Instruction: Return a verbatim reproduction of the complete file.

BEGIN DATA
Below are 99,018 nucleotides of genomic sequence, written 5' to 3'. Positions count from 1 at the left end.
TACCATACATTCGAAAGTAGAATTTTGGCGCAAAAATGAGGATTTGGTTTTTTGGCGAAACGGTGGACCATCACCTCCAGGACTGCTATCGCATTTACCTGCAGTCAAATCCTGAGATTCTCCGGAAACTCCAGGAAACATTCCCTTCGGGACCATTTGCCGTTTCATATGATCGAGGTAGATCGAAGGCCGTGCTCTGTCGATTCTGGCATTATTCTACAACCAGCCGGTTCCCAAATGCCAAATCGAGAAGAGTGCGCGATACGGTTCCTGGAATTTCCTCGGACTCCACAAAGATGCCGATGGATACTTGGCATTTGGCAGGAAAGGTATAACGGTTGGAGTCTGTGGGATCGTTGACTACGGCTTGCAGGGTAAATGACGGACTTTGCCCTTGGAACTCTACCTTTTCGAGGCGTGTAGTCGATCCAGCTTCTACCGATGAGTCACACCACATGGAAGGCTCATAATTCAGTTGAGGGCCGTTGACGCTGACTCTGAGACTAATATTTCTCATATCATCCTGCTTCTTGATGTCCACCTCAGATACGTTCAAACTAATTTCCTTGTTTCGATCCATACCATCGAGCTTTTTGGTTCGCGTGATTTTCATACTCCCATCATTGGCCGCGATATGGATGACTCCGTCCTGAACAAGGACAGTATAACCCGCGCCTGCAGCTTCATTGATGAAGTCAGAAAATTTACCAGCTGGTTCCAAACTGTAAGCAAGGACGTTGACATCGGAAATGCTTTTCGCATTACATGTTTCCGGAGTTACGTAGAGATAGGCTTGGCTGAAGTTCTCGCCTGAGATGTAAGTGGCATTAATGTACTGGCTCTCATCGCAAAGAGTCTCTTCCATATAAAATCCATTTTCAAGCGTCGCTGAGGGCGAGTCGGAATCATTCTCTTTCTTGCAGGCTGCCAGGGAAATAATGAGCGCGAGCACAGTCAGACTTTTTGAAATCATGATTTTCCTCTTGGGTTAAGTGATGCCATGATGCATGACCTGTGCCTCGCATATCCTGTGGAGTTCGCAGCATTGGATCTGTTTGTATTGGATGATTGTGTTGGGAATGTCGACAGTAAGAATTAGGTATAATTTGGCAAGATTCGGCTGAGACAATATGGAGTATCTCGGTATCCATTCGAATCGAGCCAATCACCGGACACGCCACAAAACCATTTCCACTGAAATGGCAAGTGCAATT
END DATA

Below are 99,018 nucleotides of genomic sequence, written 5' to 3'. Positions count from 1 at the left end.
TACCATACATTCGAAAGTAGAATTTTGGCGCAAAAATGAGGATTTGGTTTTTTGGCGAAACGGTGGACCATCACCTCCAGGACTGCTATCGCATTTACCTGCAGTCAAATCCTGAGATTCTCCGGAAACTCCAGGAAACATTCCCTTCGGGACCATTTGCCGTTTCATATGATCGAGGTAGATCGAAGGCCGTGCTCTGTCGATTCTGGCATTATTCTACAACCAGCCGGTTCCCAAATGCCAAATCGAGAAGAGTGCGCGATACGGTTCCTGGAATTTCCTCGGACTCCACAAAGATGCCGATGGATACTTGGCATTTGGCAGGAAAGGTATAACGGTTGGAGTCTGTGGGATCGTTGACTACGGCTTGCAGGGTAAATGACGGACTTTGCCCTTGGAACTCTACCTTTTCGAGGCGTGTAGTCGATCCAGCTTCTACCGATGAGTCACACCACATGGAAGGCTCATAATTCAGTTGAGGGCCGTTGACGCTGACTCTGAGACTAATATTTCTCATATCATCCTGCTTCTTGATGTCCACCTCAGATACGTTCAAACTAATTTCCTTGTTTCGATCCATACCATCGAGCTTTTTGGTTCGCGTGATTTTCATACTCCCATCATTGGCCGCGATATGGATGACTCCGTCCTGAACAAGGACAGTATAACCCGCGCCTGCAGCTTCATTGATGAAGTCAGAAAATTTACCAGCTGGTTCCAAACTGTAAGCAAGGACGTTGACATCGGAAATGCTTTTCGCATTACATGTTTCCGGAGTTACGTAGAGATAGGCTTGGCTGAAGTTCTCGCCTGAGATGTAAGTGGCATTAATGTACTGGCTCTCATCGCAAAGAGTCTCTTCCATATAAAATCCATTTTCAAGCGTCGCTGAGGGCGAGTCGGAATCATTCTCTTTCTTGCAGGCTGCCAGGGAAATAATGAGCGCGAGCACAGTCAGACTTTTTGAAATCATGATTTTCCTCTTGGGTTAAGTGATGCCATGATGCATGACCTGTGCCTCGCATATCCTGTGGAGTTCGCAGCATTGGATCTGTTTGTATTGGATGATTGTGTTGGGAATGTCGACAGTAAGAATTAGGTATAATTTGGCAAGATTCGGCTGAGACAATATGGAGTATCTCGGTATCCATTCGAATCGAGCCAATCACCGGACACGCCACAAAACCATTTCCACTGAAATGGCAAGTGCAATT